Carbonaceous compositions of PM2.5 were measured in the heart of Bangkok from 17th November 2010 to 19th January 2012, and a data set of 94 samples was constructed. Effects of day-of-week trends and vehicle types on PM2.5-bound TC, OC, and EC were carefully investigated. In this study, OC was the most important contributor to the total PM2.5 mass concentration.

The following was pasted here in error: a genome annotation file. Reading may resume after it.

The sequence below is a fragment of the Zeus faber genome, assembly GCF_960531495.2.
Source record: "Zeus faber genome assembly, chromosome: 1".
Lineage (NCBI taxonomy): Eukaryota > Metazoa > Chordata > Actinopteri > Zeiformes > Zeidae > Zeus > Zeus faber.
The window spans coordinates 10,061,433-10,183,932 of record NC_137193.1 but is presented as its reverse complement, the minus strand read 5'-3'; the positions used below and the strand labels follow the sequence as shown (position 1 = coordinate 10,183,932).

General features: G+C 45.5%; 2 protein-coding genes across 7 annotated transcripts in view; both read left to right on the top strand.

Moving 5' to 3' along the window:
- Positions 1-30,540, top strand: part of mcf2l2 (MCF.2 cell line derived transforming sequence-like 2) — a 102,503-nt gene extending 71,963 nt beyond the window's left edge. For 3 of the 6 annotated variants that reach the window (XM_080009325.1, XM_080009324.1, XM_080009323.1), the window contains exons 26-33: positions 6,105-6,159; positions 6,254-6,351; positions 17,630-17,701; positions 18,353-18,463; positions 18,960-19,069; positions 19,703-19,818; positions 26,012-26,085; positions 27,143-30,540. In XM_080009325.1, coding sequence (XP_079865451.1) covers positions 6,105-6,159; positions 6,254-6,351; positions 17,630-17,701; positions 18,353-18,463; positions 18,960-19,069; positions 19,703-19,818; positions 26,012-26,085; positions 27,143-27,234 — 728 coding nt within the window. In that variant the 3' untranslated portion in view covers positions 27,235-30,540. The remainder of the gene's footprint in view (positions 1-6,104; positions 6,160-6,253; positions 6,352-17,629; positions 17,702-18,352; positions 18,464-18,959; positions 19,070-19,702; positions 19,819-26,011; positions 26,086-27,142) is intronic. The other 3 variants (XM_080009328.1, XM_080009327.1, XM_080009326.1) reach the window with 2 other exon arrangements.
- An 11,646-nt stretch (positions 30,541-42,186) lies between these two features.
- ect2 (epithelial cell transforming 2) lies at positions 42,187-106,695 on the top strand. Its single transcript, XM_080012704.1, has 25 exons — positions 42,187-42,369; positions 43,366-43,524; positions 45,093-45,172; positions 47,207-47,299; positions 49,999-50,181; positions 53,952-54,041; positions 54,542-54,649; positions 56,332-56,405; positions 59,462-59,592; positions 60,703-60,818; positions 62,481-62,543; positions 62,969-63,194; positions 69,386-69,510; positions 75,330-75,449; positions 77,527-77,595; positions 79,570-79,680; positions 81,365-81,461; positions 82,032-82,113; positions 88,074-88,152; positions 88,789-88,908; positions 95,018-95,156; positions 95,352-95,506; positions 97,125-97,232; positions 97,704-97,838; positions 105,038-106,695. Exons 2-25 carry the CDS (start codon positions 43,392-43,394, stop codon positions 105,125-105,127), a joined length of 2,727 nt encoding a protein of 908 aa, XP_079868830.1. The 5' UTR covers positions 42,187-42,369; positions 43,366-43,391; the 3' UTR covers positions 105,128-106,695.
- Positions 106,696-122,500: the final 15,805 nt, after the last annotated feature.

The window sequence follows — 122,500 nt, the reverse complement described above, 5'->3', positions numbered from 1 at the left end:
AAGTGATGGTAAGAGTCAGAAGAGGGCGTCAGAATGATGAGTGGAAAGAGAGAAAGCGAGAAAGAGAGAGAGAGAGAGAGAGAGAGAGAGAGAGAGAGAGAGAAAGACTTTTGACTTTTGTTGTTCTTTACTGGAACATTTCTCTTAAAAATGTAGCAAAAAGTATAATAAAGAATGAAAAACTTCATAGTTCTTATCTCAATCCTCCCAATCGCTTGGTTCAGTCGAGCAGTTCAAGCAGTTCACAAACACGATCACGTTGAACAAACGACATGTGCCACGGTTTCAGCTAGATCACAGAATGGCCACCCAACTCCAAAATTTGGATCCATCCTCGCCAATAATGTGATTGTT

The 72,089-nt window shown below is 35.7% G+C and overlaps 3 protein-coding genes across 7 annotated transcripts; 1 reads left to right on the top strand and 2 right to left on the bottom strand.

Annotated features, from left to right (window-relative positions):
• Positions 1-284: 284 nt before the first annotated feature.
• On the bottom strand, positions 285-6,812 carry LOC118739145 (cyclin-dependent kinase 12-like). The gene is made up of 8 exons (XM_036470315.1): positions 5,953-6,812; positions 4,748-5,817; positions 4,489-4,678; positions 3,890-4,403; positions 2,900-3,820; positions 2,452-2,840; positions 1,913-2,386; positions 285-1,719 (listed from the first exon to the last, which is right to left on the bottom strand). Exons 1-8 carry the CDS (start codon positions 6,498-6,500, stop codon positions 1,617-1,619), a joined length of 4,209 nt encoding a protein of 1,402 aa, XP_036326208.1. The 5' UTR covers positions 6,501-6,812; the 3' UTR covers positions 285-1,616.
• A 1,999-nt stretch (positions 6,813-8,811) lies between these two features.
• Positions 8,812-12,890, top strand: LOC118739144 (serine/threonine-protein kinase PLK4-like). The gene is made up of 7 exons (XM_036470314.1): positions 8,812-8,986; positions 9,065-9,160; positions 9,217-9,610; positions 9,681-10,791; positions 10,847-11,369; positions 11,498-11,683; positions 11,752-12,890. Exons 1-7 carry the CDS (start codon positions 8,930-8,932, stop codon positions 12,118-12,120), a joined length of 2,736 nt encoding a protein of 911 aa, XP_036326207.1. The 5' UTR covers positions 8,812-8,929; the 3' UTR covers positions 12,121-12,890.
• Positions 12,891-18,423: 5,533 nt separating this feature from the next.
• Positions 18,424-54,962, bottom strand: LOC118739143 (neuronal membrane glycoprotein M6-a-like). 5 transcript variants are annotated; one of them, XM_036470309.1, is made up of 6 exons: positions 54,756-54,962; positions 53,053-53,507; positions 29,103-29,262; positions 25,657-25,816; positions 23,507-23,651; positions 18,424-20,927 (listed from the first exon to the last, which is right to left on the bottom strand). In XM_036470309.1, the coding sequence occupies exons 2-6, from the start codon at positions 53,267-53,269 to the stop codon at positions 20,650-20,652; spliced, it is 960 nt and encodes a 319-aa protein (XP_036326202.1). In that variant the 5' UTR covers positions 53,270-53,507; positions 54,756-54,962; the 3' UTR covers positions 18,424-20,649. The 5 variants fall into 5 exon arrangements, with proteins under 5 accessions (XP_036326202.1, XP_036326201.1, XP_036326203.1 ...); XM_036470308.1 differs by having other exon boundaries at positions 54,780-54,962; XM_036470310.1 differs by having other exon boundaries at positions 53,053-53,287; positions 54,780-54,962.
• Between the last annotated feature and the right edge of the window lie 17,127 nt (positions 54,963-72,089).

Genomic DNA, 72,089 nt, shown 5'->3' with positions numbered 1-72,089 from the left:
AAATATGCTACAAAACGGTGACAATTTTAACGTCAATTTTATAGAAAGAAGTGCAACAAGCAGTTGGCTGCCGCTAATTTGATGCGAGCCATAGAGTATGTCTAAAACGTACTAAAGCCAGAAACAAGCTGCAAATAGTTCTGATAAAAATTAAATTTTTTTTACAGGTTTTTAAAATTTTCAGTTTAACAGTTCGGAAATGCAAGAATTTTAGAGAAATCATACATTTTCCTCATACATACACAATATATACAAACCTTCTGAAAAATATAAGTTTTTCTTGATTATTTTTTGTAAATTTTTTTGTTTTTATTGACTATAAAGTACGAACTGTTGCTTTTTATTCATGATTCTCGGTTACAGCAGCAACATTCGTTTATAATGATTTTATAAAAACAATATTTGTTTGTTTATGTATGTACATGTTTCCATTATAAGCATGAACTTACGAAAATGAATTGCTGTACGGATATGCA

The average PM2.5-bound OC content measured at CHAOS (18.8 ± 9.18 μgm−3) was approximately 11 times higher than at Chaumont, Switzerland (1.7 μgm−3), but approximately five times lower than at Xi’an, China (93.0 μg m−3). The application of diagnostic binary ratios of OC/EC and estimations of secondary organic carbon (SOC) coupled with autocorrelation plots (Box and Jenkins) highlight the enhanced impacts of traffic emissions, especially from diesel vehicles, on PM2.5-bound carbonaceous compositions onweekdays relative to weekends. Hierarchical cluster analysis (HCA) coupledwith principal component analysis (PCA) underline the importance of diesel emissions as the primary contributors of carbonaceous aerosols, particularly during weekdays.